You must have water to live, but does your portfolio need water?

The stereotypical water utility is swimming in debt and pays a dividend. That's an odd combination, isn't it?

Consider Southwest Water (NASDAQ:SWWC). Over the last five years the stock has increased 70% -- an almost 12% compounded growth rate. Add in the dividend, which is currently a less than Motley Fool Income Investor-tempting 1.75%, and those results certainly beat long-term stock market returns. Remember, this is the low-risk (high-leverage) water business.

Ah, but Southwest's debt-to-equity (D/E) level sits at a miserly (at least in this industry) 52%. When compared with the 459% at industry giant Veolia Environnement (NYSE:VE) or the 143% at Aqua America (NYSE:WTR), Southwest has the financial flexibility to make acquisitions in the consolidating water business.

The comparison does not worsen when you look at the mid-tier companies. Consolidated Water (NASDAQ:CWCO), California Water Services (NYSE:CWT), and SJW (AMEX:SJW) have D/E ratios that range from 86% to 116%.

Southwest, like its peers, sells water to make money. The company, though, was a pioneer in writing long-term contracts to manage public and private water systems. When you can't own the water, you might as well make money managing it or treating it.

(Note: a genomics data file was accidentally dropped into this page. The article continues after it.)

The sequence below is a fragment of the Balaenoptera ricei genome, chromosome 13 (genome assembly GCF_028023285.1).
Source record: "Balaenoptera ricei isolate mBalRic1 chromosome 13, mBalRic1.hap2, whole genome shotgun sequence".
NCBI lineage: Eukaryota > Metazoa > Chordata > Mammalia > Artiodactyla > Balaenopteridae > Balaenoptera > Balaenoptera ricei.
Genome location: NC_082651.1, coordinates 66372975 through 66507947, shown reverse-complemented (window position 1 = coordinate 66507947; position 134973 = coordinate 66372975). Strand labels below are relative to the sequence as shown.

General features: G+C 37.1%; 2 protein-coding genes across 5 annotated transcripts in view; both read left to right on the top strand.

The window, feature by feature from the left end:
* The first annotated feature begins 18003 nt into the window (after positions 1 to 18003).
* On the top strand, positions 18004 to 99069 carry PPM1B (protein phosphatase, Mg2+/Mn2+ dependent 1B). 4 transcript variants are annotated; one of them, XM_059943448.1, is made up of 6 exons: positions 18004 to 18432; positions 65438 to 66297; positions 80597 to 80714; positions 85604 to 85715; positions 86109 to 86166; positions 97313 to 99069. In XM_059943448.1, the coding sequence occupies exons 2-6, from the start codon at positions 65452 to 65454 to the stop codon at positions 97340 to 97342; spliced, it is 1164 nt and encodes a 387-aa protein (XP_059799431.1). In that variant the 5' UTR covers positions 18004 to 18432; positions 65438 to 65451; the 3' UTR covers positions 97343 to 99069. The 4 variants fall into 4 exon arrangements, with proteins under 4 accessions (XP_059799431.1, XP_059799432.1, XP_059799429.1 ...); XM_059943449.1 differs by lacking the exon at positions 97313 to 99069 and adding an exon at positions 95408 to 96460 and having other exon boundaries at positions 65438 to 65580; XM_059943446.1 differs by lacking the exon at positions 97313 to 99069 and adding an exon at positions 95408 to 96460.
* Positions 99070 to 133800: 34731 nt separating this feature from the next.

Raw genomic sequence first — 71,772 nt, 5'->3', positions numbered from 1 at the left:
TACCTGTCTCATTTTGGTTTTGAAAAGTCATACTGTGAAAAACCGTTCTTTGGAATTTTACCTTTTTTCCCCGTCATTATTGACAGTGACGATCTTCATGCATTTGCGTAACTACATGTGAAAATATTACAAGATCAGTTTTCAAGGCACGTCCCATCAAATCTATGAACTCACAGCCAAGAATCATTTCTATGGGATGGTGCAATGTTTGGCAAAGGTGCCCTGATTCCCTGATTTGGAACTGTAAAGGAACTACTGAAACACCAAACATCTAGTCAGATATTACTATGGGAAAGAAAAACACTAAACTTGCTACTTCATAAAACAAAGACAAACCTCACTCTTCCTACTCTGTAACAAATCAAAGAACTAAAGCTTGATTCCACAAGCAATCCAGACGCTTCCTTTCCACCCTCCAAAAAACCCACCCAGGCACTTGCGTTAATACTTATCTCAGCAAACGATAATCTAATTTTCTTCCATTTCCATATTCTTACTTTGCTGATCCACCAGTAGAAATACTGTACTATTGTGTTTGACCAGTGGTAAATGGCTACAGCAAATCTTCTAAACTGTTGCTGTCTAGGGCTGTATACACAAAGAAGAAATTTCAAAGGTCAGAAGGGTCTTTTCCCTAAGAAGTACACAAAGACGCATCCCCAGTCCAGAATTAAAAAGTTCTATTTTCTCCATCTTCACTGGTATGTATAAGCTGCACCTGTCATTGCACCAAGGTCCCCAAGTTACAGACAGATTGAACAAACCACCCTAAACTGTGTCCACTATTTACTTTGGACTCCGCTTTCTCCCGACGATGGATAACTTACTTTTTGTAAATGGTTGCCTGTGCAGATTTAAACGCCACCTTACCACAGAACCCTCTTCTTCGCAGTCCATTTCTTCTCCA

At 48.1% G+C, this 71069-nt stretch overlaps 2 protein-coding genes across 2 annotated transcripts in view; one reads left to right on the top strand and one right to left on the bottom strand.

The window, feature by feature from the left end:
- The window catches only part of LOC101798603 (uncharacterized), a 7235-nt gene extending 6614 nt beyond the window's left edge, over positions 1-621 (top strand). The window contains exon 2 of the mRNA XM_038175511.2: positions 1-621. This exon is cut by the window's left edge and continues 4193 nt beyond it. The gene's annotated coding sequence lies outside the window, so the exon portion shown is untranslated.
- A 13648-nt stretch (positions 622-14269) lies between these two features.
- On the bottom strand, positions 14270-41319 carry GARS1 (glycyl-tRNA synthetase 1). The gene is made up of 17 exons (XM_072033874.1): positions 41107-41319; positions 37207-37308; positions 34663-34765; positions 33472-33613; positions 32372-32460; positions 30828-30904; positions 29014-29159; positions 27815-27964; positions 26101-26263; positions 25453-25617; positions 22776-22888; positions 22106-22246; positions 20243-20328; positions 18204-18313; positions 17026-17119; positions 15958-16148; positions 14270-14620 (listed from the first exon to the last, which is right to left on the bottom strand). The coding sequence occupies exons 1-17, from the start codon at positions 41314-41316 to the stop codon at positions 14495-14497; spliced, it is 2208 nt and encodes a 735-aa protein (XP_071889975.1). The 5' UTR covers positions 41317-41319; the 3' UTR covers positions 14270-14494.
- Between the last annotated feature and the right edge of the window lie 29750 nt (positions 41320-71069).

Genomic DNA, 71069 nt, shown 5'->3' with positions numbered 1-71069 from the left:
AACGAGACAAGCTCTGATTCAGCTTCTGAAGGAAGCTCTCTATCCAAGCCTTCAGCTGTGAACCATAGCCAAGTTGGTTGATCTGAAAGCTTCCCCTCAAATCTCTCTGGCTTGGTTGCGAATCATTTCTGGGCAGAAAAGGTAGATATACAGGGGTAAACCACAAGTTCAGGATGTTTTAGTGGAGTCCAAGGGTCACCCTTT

The company reported today that sales had increased 10% and net income soared 35% in its latest quarter. Ignore the spike in earnings. This is no high-tech jackrabbit. Analysts are looking for 10% long-term earnings growth and continued dividend hikes.

Does Southwest belong in your portfolio? Great investors such as Warren Buffett of Berkshire Hathaway (NYSE:BRK.A) (NYSE:BRK.B) say that near-term compounded growth will be unimpressive. Southwest looks to continue producing 10% growth, not including dividends, with a necessity -- water.

Mathew Emmert recommended California Water in the October 2003 issue of Motley Fool Income Investor. Since then the stock's returned 7.6%, beating the S&P, and still boasts a 4.12% dividend yield. Sign up for a free, 30-day trial to learn more.

Fool contributor W.D. Crotty owns stock in Berkshire Hathaway and Aqua America.